Chapter 1 - Consent Subchapter: Consent laws & rights

Consent, rights and responsibilities

What is consent?

Consent is permission to do something.

  • Can we cuddle tonight?
  • Yes, I would like that.



The Field Model diagram with two illustrated characters having chosen Yes and in the Action Zone.


Consent involves a shared decision – one person asks for something, or asks to do something, and the other person responds with YES, NO, or I DON’T KNOW.

As a society, we’ve decided one person can’t just take what they want or do what they want to another person.

Every YES must be freely given, otherwise there is no consent. A NO is always a no, regardless of the circumstances.


Consent should be enthusiastic

If a yes is not enthusiastic then it’s a maybe, even a no.

What does enthusiastic consent look like?

Enthusiastic consent leaves you with no doubt that a yes really is a yes.


There are a few different terms and phrases that also mean enthusiastic consent. In some jurisdictions, the term used for legal purposes is affirmative consent. Affirmative consent means that someone must say yes for you to have consent, rather than assuming the absence of a no means you have consent. In all jurisdictions only a yes means yes, and that yes should be enthusiastic and freely given. If in doubt don’t proceed!


It’s not a yes from pressure or guilt or fear, but a YES! Yes! I would love that! I totally want to do that with you!


Two illustrated characters with their arms around each other, both have a speech bubble – one says, 'Yes!', the other is a question mark.


Explicitly asking for permission is the best way to be certain that a yes is enthusiastic, but it can also be communicated non-verbally.

A person can use body language, gestures or touch to communicate enthusiastic consent.

But because you need to be sure, it’s always best to ask.


You can check in on your own enthusiasm level by asking:

  • am I comfortable with what’s happening?
  • am I enjoying myself?
  • do I feel good?
  • am I being respected?


You can check in with your partner by asking:

  • are you comfortable with what’s happening?
  • are you enjoying yourself?
  • do you feel good?
  • do you feel respected?


It’s important to remember that arousal is not consent. Just because someone seems aroused, it doesn’t mean that they are enthusiastic or have consented.

When it comes to intimate relationships:

  1. Check in with your partner on every new decision, big or small.
  2. Listen to your partner.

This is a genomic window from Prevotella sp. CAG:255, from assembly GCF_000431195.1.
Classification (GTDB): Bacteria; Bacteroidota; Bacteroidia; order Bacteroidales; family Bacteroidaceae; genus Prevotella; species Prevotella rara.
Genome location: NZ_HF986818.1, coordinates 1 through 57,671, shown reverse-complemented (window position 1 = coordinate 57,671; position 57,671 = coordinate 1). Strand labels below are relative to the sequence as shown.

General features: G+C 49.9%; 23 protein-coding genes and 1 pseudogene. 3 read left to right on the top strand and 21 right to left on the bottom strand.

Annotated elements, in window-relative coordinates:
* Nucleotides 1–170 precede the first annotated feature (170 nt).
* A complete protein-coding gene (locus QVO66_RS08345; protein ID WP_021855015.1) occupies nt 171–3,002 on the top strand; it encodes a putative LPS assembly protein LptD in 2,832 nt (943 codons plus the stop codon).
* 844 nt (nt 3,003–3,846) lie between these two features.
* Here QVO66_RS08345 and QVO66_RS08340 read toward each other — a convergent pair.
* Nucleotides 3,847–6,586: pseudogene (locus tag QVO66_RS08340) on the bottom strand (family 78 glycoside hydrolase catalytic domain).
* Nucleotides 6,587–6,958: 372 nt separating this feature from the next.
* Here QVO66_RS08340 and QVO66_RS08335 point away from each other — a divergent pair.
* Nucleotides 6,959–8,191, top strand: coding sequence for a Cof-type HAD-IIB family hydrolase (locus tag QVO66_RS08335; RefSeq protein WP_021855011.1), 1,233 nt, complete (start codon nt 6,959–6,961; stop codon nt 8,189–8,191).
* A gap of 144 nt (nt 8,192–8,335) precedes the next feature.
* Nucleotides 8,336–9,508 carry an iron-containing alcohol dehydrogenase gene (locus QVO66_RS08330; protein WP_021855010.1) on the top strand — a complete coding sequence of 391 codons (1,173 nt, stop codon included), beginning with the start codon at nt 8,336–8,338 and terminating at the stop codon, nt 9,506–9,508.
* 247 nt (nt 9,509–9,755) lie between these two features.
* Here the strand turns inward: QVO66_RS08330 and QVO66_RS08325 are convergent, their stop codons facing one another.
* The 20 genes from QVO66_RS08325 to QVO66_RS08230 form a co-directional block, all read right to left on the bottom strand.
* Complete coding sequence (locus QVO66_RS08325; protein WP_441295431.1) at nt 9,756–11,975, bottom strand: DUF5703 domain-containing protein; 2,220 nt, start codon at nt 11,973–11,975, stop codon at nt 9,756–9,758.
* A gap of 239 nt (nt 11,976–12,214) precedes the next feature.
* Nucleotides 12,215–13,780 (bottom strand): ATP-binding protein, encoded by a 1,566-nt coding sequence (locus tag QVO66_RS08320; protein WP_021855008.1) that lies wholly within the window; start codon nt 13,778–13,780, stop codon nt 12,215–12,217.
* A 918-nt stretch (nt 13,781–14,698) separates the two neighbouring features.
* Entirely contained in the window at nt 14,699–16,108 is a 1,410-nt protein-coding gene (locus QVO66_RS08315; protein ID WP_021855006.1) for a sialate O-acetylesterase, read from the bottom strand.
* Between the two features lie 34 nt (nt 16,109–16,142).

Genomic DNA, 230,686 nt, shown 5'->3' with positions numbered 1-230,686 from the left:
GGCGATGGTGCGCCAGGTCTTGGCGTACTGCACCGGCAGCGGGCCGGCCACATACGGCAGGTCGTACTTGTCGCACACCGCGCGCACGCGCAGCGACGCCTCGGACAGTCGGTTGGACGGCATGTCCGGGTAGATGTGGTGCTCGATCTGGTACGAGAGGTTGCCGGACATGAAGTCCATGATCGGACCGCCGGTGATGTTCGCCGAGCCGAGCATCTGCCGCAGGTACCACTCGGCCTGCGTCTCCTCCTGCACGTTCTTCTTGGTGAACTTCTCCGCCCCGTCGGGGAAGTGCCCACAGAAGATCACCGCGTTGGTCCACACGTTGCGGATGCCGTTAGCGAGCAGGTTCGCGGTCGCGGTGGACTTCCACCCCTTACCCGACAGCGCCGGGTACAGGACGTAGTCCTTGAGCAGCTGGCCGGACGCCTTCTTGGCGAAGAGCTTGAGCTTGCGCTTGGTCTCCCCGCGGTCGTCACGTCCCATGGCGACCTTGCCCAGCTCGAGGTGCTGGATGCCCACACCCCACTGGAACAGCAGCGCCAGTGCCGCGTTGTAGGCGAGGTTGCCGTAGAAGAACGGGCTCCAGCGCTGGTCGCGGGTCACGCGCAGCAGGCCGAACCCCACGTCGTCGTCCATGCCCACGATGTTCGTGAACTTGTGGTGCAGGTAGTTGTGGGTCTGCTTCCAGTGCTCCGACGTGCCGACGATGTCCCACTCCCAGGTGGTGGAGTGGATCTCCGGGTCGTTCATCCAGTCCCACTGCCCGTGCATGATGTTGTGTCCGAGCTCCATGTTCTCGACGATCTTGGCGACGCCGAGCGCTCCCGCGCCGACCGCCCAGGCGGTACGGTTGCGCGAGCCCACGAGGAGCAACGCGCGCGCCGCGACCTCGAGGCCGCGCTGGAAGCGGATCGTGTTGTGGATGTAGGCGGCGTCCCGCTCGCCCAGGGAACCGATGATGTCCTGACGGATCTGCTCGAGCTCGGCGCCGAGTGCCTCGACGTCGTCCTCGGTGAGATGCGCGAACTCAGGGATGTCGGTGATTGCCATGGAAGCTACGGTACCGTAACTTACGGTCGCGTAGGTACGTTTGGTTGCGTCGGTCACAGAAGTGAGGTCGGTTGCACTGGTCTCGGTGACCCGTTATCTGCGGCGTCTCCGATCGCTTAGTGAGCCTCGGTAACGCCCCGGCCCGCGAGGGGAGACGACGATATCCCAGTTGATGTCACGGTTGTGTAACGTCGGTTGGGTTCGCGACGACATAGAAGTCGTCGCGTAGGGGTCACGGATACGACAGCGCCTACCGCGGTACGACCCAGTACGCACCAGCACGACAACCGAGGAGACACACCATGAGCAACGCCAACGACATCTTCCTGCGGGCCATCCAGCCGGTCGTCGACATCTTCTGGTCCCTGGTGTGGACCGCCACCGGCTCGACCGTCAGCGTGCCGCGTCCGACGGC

3. Respect what your partner is communicating to you, either verbally or non-verbally.
  4. Stop when anything seems unclear.


Stop Ask Listen recognises other people as individuals with their own rich inner worlds and making an effort to understand what they really want from a relationship is essential in a healthy and respectful relationship.


Your sexual rights

Two illustrated characters dressed differently holding up a charter each which says 'Rights & Responsibilities'.


Assuming you are legally old enough to consent to sex, your sexual rights are clear. Your body is your own and you decide what happens to it.

  • You decide if you want to share it with someone. 
  • You decide when you want to share it with someone.
  • You decide who you want to share it with, and,
  • You decide how you want to share it with someone. 


No person or situation can take away your right to freely give and refuse consent.


Your sexual responsibilities

If you’d like to become physically intimate with someone then you need their consent. They have the same rights as you do to set the rules for their body.

It’s your responsibility to make sure that at every stage the other person is freely consenting to each new decision and is always 100% comfortable.

Importantly, consent to sex one time is not consent to sex the next time. Consent must be gained each and every time.


Your partner has these exact same rights.


Deciding to have sex is a shared decision. Respectful sex occurs when your rights are acknowledged, and you accept that it’s your responsibility to make sure the other person is able to exercise their own sexual rights.

We each have the right to say no at any point. We also have a responsibility to stop whenever the other person says no or isn’t an enthusiastic yes.